Limit Login Attempts 1.4.1 WordPress Plugin Review

WordPress Plugin Review

WordPress Plugin Review

Plugin Name: Limit Login Attempts v.1.4.1
Date of review: 10th November 2009
Rating: 4.8
Author profile: Johan Eenfeldt
WordPress plugin directory link: Limit Login Attempts

“Limit Login Attempts” WordPress plugin limits the number of wrong login attempts possible through normal login dialog as well as (for WordPress 2.7+) for cookies authentication mechanism.

You can find the original description of this plugin at the authour’s blog plugin page. I just tell you about my impressions after testing this plugin here.

This plugin is well-made, its code is accurate, easy to read and has detailed comments inside. After testing and investigating the source code I confirm that Limit Login Attempts WordPress plugin operates exactly as declared by its author.
Just for your safety, you can be sure: Limit Login Attempts WordPress plugin is checked by me as an independent developer. This plugin has not any hidden code which make something malicious or not declared by the author in plugin description.

I didn’t meet with bugs during thorough tests I made. Johan (the author) made a good job and continues enhancing his plugin. He made 5 code change releases this year and we can add here the minor updates with translations to the different languages added. More – 2.0beta3 version is available already at
Plugin works pretty good. Thank you, Johan, for the excelent and useful plugin.

What does we have under the hood?

In comparison to the Login lockDown plugin, which was made with the same purpose, “Limit Login Attempts” plugin has some advantages/differencies:

  • In addition to the standard login dialog mechanism “Limit Login Attempts” secures with wrong retries limit the WordPress cookie authentication.
  • “Limit Login Attempts” has feature to define login IP if it sits behind the Proxi
  • “Limit Login Attempts” doesn’t create and use new MySQL tables. It uses standard WordPress wp_options table to store its data. It automatically clears invalid login attempts data after definite time period. With such realization “Limit Login Attempts” has not that imperfection in MySQL data storage and processing manner which “Login lockDown” has. But that imperfection is relative and can be fixed easy in the future version if plugin author desire to make it.
    Technically “Limit Login Attempts” stores IP data in the one option field and load it into array variable at once. In theory we can imagine situation when error can occur for the not enough memory reason: very large users quant and very large daily login attempts quant with wrong tries. As that theoretical situation can be met in real life very rare I will not take it into account in this review and in the rate value.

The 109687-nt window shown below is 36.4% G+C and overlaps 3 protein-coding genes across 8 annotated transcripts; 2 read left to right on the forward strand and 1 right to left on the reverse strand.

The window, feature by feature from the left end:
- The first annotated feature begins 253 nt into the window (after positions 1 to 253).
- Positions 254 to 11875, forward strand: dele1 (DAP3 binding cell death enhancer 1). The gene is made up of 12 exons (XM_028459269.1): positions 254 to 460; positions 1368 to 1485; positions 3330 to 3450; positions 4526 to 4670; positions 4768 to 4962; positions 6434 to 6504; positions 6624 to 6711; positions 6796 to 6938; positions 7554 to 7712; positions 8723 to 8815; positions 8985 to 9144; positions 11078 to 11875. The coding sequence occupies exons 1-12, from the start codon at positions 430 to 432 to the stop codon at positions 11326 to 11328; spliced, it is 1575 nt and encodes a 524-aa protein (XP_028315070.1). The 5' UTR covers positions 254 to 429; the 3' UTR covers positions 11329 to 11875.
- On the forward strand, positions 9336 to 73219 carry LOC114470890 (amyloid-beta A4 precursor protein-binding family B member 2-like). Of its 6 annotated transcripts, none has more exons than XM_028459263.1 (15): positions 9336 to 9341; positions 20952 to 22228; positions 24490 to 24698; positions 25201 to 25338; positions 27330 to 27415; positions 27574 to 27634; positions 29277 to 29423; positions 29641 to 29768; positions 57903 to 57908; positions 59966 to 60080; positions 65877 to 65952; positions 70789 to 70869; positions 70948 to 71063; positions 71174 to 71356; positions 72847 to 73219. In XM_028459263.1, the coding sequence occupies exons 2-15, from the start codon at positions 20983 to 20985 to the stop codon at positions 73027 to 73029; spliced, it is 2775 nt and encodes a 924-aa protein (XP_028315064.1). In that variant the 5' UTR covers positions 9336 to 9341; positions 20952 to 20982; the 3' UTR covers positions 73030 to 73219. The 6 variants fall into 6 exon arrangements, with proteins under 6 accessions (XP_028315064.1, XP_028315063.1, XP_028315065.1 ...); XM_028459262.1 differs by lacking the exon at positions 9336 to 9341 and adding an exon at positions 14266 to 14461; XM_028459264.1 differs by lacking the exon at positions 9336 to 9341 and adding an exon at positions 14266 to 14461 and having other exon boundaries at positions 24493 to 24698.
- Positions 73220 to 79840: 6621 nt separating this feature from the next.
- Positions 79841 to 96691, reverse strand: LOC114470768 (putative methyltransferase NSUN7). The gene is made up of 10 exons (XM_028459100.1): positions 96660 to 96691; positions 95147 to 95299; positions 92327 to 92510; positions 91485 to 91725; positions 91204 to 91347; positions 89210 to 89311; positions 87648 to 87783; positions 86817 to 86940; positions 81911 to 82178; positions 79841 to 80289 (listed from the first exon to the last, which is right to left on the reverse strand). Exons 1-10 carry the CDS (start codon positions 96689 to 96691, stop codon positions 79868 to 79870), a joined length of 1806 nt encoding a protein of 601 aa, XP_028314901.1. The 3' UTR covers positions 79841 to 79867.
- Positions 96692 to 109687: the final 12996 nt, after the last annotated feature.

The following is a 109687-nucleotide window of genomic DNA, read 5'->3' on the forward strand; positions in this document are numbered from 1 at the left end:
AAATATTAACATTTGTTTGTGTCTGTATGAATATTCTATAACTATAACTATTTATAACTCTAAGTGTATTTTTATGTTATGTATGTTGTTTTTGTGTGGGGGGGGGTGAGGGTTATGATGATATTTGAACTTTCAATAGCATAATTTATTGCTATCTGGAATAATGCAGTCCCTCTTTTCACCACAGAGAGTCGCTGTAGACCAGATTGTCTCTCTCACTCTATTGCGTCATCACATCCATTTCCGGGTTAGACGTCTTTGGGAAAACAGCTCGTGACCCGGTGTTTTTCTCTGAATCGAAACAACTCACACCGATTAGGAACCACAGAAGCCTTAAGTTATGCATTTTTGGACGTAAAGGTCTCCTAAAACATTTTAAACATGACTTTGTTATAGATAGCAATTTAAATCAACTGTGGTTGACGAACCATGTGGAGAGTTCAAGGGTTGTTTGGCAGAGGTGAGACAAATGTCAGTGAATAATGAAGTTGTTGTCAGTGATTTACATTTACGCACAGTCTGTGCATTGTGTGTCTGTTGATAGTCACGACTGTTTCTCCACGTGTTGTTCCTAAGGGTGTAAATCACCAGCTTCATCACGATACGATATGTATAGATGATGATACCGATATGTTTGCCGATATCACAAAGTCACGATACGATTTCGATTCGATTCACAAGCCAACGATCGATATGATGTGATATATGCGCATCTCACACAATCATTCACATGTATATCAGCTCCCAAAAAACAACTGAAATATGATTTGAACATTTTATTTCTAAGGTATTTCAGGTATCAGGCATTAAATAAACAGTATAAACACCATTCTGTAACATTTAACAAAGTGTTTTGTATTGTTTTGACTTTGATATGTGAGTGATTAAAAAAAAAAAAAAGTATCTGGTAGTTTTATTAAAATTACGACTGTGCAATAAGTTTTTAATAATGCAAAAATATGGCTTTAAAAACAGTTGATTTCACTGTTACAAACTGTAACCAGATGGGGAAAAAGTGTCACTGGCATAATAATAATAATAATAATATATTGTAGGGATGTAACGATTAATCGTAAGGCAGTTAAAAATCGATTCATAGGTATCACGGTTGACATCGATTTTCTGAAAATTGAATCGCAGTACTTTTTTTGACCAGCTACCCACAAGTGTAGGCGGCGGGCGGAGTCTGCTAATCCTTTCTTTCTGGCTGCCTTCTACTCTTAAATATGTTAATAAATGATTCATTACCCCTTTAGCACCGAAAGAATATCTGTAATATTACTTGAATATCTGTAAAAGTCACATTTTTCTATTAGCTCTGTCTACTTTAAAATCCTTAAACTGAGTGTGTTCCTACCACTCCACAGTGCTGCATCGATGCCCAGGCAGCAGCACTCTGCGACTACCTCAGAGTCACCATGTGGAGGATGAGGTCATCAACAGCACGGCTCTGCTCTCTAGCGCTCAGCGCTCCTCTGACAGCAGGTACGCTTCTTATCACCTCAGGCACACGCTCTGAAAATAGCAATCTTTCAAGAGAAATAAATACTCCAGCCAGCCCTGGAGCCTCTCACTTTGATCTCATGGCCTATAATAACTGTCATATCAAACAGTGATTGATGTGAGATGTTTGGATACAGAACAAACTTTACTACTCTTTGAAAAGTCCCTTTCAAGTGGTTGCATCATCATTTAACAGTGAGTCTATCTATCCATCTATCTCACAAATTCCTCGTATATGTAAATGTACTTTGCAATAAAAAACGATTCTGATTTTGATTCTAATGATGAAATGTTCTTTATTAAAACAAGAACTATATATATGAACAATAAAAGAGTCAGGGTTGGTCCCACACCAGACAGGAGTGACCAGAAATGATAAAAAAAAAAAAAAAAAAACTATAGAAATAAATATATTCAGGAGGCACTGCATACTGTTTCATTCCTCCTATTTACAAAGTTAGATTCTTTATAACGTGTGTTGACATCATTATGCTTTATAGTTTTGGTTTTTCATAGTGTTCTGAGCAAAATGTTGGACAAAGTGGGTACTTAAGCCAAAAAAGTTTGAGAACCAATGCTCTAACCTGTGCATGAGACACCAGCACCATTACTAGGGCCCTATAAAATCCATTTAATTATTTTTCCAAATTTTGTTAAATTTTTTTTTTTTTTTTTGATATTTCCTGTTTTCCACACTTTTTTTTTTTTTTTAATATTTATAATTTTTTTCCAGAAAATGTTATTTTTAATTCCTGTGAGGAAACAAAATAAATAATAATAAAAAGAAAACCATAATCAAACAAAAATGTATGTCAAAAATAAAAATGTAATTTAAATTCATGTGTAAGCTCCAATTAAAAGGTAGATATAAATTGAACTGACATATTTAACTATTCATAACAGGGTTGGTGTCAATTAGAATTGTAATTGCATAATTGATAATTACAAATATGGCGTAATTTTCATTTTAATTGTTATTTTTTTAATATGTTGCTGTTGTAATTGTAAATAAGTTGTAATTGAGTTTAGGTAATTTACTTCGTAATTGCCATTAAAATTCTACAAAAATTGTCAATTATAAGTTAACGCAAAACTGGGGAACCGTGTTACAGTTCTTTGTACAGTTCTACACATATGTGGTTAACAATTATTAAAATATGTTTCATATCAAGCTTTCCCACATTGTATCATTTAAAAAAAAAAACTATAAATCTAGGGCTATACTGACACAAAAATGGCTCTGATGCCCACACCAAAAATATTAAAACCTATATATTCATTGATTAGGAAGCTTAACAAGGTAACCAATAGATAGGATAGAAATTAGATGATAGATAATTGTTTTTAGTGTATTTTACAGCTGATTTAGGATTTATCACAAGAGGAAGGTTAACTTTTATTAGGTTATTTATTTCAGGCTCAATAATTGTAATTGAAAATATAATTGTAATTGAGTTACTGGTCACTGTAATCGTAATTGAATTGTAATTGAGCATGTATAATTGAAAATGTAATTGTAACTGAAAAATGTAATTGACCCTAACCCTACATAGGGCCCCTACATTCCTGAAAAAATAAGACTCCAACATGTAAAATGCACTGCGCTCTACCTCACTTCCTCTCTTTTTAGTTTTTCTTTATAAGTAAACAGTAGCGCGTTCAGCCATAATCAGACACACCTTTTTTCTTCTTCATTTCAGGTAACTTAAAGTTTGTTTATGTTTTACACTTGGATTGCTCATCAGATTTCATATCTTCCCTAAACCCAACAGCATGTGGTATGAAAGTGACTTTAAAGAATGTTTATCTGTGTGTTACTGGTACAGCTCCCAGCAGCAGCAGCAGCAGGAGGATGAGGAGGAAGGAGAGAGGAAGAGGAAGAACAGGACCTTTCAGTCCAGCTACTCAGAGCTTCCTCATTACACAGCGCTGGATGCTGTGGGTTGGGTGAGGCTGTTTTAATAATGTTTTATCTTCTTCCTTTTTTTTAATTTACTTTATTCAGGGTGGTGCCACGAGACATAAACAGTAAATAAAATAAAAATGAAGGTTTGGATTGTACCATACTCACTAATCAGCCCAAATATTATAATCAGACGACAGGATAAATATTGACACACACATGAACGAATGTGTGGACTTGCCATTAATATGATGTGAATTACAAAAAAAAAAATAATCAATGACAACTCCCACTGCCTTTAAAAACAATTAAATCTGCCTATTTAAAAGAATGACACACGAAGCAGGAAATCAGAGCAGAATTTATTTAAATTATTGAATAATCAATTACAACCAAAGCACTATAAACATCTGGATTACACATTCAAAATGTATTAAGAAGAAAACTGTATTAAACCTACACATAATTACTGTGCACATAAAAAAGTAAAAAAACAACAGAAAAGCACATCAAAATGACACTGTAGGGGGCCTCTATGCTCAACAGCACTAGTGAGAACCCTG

• Very good thing for “Limit Login Attempts” that it doesn’t advertise itself adding special text to the WordPress Login dialog box as “Login LockDown” plugin does.
  • “Limit Login Attempts” has more convenient and flexible options set.

Not so good issues for this plugin:
First of all, concerning the security field, I repeat it again – “Silence is golden”. If you don’t know or remember why, you can read these my previous posts:

Second, When intruder exhausted invalid login attempts limit, “Limit Login Attempts” shows the special error messages:
“ERROR: Too many failed login attempts. Please try again later”, “Please try again in %d hour”, etc.
It can clearly show to intruder that this blog has “Limit Login Attempts” installation. As the blog owner I prefer to have the option to show this special messages or not. Ideally, my login dialog behaviour must be the same as WordPress default one or little different but the same for all kind of the login errors.
Third, if you try to call limit-login-attempts.php file directly from the browser,
and php error messages is not turned off on your site, you will see this error message in your browser:
PHP Fatal error: Call to undefined function load_plugin_textdomain() in …\wp-content\plugins\limit-login-attempts\limit-login-attempts.php on line 99
That is bad guy can discover your site real path. If he knows what shared hosting you use, and hosting provider has some security hole in his system, bad guy can reach your site and get it data, control it, etc. relatively easy.
I repeat, plugin author has to check if his script is called under WordPress environment and stop working if somebody tries to call it directly, as stand-alone script. For example, add this code at the beginning of every plugin:

if (!function_exists("get_option")) {
  echo 'Direct call is prohibited';

For this minor defects only I asign this plugin 4.8 rate.

Inspite of some critics, I think that this plugin is the better choice in this niche and for this time. Of course the final choice is for you. I just tried to help you in this not easy selection 🙂

Thanks for the reading,

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